The UK will become a member of the Common Transit Convention in its own right after Brexit, the government has confirmed.
The UK is currently a member of the CTC while it is in the EU, and has negotiated membership in its own right after Brexit. This would apply to any new trading relationship with the EU or in the unlikely event of a no deal.
The CTC is used for moving goods between the EU member states, the EFTA countries (Iceland, Norway, Liechtenstein and Switzerland) as well as Turkey, Macedonia and Serbia.
The move was welcomed by the Freight Transport Association. Pauline Bastidon, head of European policy and Brexit, said: “In the event of no deal, traders making use of the CTC would be able to temporarily suspend the payment of duties and taxes, and to postpone customs clearance formalities until the goods reach their destination, rather than at the point of entry into the customs territory. This will be particularly attractive for UK businesses exporting into the EU.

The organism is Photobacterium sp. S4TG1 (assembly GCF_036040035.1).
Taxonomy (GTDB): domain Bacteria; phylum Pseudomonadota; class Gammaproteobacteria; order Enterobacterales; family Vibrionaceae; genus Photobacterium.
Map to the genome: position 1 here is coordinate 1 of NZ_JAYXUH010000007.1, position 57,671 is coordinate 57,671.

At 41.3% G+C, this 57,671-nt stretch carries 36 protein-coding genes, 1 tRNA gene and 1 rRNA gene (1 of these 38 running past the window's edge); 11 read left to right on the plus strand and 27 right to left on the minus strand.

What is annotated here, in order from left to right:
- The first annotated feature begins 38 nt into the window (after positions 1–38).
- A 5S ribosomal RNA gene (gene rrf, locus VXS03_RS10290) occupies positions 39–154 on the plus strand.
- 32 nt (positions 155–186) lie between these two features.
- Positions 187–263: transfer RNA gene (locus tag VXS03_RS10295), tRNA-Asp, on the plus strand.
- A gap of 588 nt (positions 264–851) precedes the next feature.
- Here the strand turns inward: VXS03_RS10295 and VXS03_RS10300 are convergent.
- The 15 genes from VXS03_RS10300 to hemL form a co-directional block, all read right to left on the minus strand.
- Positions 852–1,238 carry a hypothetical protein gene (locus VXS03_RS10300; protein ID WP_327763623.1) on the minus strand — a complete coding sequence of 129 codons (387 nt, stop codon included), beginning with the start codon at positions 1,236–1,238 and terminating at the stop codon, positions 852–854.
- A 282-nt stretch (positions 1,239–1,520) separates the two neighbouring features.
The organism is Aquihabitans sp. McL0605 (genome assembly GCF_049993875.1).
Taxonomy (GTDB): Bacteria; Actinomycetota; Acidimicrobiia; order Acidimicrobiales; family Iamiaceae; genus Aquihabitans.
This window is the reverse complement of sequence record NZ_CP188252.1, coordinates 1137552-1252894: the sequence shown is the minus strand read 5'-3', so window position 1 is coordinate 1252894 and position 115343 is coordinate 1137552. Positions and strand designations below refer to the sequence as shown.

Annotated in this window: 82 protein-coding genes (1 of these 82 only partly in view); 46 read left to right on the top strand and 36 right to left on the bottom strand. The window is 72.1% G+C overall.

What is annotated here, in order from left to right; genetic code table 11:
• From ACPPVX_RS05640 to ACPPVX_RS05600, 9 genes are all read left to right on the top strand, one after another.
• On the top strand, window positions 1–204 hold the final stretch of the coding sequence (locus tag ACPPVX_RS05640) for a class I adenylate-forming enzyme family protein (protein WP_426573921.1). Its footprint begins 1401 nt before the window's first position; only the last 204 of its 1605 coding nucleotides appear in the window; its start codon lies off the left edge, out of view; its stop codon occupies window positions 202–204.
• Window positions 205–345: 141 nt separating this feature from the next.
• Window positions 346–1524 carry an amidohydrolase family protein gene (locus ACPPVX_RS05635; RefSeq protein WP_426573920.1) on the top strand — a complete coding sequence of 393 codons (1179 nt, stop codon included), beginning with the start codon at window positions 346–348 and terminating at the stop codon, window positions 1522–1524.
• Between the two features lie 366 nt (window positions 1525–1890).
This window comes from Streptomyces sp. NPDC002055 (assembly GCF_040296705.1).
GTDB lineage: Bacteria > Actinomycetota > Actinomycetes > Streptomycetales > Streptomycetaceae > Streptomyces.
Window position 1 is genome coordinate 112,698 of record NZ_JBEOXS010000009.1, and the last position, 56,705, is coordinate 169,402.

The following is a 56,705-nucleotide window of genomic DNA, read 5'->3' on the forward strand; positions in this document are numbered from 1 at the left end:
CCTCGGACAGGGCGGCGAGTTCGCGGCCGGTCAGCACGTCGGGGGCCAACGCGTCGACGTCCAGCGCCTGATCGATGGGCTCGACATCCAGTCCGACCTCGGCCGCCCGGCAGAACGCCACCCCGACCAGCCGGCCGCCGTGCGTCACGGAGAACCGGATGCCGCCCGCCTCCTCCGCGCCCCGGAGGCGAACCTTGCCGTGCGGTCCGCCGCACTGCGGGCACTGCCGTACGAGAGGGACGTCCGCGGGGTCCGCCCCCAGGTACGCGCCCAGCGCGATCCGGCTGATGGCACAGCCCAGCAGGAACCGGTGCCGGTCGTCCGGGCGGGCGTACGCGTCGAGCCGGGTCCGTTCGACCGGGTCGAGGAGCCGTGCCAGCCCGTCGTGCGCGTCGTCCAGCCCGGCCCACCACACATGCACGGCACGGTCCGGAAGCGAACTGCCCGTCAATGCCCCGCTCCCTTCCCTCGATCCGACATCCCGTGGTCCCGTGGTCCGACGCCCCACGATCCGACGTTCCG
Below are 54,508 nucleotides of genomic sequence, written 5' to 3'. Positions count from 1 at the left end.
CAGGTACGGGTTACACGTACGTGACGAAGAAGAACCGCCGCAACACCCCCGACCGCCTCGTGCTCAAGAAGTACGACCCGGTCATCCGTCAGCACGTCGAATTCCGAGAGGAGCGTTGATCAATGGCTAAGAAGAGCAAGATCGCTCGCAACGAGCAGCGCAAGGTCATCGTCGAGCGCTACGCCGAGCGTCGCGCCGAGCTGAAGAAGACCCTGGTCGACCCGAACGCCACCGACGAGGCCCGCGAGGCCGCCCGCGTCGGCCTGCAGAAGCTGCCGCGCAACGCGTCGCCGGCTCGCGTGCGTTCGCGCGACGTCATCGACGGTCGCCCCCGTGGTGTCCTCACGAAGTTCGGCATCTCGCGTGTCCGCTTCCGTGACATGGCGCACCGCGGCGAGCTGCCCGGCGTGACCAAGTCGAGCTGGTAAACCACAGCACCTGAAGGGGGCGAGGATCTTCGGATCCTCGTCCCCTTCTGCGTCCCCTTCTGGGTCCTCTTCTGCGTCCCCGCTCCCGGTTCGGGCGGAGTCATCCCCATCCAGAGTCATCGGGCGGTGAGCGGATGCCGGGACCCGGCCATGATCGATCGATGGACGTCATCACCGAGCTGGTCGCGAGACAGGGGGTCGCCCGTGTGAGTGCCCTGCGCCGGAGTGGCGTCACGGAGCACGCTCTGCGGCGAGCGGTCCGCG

“While it would not remove the need for border checks of a regulatory nature (such as sanitary & phytosanitary checks on agri-food products), the CTC has the potential to reduce checks of a fiscal nature upon entry into the EU. What is now vital for UK business is to ensure that all necessary arrangements for use of the convention are made so that, from 30 March 2019, traders may fully benefit from the facilities offered by the CTC.”